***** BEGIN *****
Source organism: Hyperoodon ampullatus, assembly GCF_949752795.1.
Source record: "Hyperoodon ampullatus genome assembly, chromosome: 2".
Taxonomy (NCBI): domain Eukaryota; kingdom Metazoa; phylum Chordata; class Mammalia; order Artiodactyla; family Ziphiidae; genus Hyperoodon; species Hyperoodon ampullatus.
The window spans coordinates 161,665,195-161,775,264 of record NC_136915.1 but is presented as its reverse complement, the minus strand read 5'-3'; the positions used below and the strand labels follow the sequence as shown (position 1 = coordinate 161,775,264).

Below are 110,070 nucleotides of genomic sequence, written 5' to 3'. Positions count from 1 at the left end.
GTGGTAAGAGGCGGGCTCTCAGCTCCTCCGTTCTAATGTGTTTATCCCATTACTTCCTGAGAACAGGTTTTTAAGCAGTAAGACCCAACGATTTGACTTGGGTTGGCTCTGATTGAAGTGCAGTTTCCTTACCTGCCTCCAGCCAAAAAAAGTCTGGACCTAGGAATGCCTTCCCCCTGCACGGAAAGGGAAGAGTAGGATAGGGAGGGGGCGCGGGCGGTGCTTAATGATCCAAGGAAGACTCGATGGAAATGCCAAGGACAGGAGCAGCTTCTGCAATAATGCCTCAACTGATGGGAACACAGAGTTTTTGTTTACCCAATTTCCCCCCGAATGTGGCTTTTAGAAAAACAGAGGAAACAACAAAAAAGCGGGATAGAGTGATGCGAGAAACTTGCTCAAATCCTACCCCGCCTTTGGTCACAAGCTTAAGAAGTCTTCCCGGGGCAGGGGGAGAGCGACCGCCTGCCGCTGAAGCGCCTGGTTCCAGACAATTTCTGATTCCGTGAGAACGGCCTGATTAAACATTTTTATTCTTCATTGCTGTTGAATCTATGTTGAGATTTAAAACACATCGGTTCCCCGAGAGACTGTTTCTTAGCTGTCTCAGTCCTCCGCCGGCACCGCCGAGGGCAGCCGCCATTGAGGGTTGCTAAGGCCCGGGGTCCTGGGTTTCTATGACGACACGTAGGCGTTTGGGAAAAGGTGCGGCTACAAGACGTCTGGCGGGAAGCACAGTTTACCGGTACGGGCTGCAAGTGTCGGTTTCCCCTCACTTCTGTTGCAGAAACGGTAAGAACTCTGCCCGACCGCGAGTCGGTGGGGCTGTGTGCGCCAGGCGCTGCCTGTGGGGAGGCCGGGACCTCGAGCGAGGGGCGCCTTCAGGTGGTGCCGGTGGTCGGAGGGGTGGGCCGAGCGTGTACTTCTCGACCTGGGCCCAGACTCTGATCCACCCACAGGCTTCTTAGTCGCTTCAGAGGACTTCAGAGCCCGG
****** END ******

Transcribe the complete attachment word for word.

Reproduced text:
Source organism: Hyperoodon ampullatus, assembly GCF_949752795.1.
Source record: "Hyperoodon ampullatus genome assembly, chromosome: 2".
Taxonomy (NCBI): domain Eukaryota; kingdom Metazoa; phylum Chordata; class Mammalia; order Artiodactyla; family Ziphiidae; genus Hyperoodon; species Hyperoodon ampullatus.
The window spans coordinates 161,665,195-161,775,264 of record NC_136915.1 but is presented as its reverse complement, the minus strand read 5'-3'; the positions used below and the strand labels follow the sequence as shown (position 1 = coordinate 161,775,264).

Below are 110,070 nucleotides of genomic sequence, written 5' to 3'. Positions count from 1 at the left end.
GTGGTAAGAGGCGGGCTCTCAGCTCCTCCGTTCTAATGTGTTTATCCCATTACTTCCTGAGAACAGGTTTTTAAGCAGTAAGACCCAACGATTTGACTTGGGTTGGCTCTGATTGAAGTGCAGTTTCCTTACCTGCCTCCAGCCAAAAAAAGTCTGGACCTAGGAATGCCTTCCCCCTGCACGGAAAGGGAAGAGTAGGATAGGGAGGGGGCGCGGGCGGTGCTTAATGATCCAAGGAAGACTCGATGGAAATGCCAAGGACAGGAGCAGCTTCTGCAATAATGCCTCAACTGATGGGAACACAGAGTTTTTGTTTACCCAATTTCCCCCCGAATGTGGCTTTTAGAAAAACAGAGGAAACAACAAAAAAGCGGGATAGAGTGATGCGAGAAACTTGCTCAAATCCTACCCCGCCTTTGGTCACAAGCTTAAGAAGTCTTCCCGGGGCAGGGGGAGAGCGACCGCCTGCCGCTGAAGCGCCTGGTTCCAGACAATTTCTGATTCCGTGAGAACGGCCTGATTAAACATTTTTATTCTTCATTGCTGTTGAATCTATGTTGAGATTTAAAACACATCGGTTCCCCGAGAGACTGTTTCTTAGCTGTCTCAGTCCTCCGCCGGCACCGCCGAGGGCAGCCGCCATTGAGGGTTGCTAAGGCCCGGGGTCCTGGGTTTCTATGACGACACGTAGGCGTTTGGGAAAAGGTGCGGCTACAAGACGTCTGGCGGGAAGCACAGTTTACCGGTACGGGCTGCAAGTGTCGGTTTCCCCTCACTTCTGTTGCAGAAACGGTAAGAACTCTGCCCGACCGCGAGTCGGTGGGGCTGTGTGCGCCAGGCGCTGCCTGTGGGGAGGCCGGGACCTCGAGCGAGGGGCGCCTTCAGGTGGTGCCGGTGGTCGGAGGGGTGGGCCGAGCGTGTACTTCTCGACCTGGGCCCAGACTCTGATCCACCCACAGGCTTCTTAGTCGCTTCAGAGGACTTCAGAGCCCGG